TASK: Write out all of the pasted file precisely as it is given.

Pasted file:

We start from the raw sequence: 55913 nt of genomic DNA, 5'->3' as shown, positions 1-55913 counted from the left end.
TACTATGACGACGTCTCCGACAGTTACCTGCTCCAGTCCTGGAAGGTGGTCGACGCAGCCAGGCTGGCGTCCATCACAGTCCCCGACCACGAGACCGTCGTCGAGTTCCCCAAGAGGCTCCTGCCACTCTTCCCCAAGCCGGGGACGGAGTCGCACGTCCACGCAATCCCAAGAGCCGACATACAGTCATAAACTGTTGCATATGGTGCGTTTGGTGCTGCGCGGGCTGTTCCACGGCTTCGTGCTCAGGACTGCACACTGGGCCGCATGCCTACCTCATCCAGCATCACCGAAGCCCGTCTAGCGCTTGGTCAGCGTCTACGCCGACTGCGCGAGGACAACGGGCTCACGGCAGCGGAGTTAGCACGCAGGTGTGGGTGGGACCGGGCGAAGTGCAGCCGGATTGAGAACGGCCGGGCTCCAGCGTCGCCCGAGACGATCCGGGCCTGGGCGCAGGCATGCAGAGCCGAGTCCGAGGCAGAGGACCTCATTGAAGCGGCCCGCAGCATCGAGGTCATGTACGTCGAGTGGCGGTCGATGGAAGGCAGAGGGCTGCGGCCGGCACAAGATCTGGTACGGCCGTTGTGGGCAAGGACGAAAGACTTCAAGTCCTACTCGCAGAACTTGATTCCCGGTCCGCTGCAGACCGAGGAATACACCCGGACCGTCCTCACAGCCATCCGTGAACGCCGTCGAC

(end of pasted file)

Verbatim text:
We start from the raw sequence: 55913 nt of genomic DNA, 5'->3' as shown, positions 1-55913 counted from the left end.
TACTATGACGACGTCTCCGACAGTTACCTGCTCCAGTCCTGGAAGGTGGTCGACGCAGCCAGGCTGGCGTCCATCACAGTCCCCGACCACGAGACCGTCGTCGAGTTCCCCAAGAGGCTCCTGCCACTCTTCCCCAAGCCGGGGACGGAGTCGCACGTCCACGCAATCCCAAGAGCCGACATACAGTCATAAACTGTTGCATATGGTGCGTTTGGTGCTGCGCGGGCTGTTCCACGGCTTCGTGCTCAGGACTGCACACTGGGCCGCATGCCTACCTCATCCAGCATCACCGAAGCCCGTCTAGCGCTTGGTCAGCGTCTACGCCGACTGCGCGAGGACAACGGGCTCACGGCAGCGGAGTTAGCACGCAGGTGTGGGTGGGACCGGGCGAAGTGCAGCCGGATTGAGAACGGCCGGGCTCCAGCGTCGCCCGAGACGATCCGGGCCTGGGCGCAGGCATGCAGAGCCGAGTCCGAGGCAGAGGACCTCATTGAAGCGGCCCGCAGCATCGAGGTCATGTACGTCGAGTGGCGGTCGATGGAAGGCAGAGGGCTGCGGCCGGCACAAGATCTGGTACGGCCGTTGTGGGCAAGGACGAAAGACTTCAAGTCCTACTCGCAGAACTTGATTCCCGGTCCGCTGCAGACCGAGGAATACACCCGGACCGTCCTCACAGCCATCCGTGAACGCCGTCGAC